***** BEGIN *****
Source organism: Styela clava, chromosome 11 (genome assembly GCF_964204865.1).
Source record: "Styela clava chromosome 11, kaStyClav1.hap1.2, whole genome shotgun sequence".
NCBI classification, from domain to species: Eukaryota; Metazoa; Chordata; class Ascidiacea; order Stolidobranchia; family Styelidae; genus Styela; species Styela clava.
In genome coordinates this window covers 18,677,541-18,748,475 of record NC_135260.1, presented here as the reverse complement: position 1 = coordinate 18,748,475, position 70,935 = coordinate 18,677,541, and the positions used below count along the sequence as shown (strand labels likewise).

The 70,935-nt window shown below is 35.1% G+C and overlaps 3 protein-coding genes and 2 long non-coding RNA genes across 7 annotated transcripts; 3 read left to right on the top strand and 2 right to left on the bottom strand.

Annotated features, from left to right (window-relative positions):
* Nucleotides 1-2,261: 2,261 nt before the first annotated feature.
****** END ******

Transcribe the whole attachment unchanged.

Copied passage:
Source organism: Styela clava, chromosome 11 (genome assembly GCF_964204865.1).
Source record: "Styela clava chromosome 11, kaStyClav1.hap1.2, whole genome shotgun sequence".
NCBI classification, from domain to species: Eukaryota; Metazoa; Chordata; class Ascidiacea; order Stolidobranchia; family Styelidae; genus Styela; species Styela clava.
In genome coordinates this window covers 18,677,541-18,748,475 of record NC_135260.1, presented here as the reverse complement: position 1 = coordinate 18,748,475, position 70,935 = coordinate 18,677,541, and the positions used below count along the sequence as shown (strand labels likewise).

The 70,935-nt window shown below is 35.1% G+C and overlaps 3 protein-coding genes and 2 long non-coding RNA genes across 7 annotated transcripts; 3 read left to right on the top strand and 2 right to left on the bottom strand.

Annotated features, from left to right (window-relative positions):
* Nucleotides 1-2,261: 2,261 nt before the first annotated feature.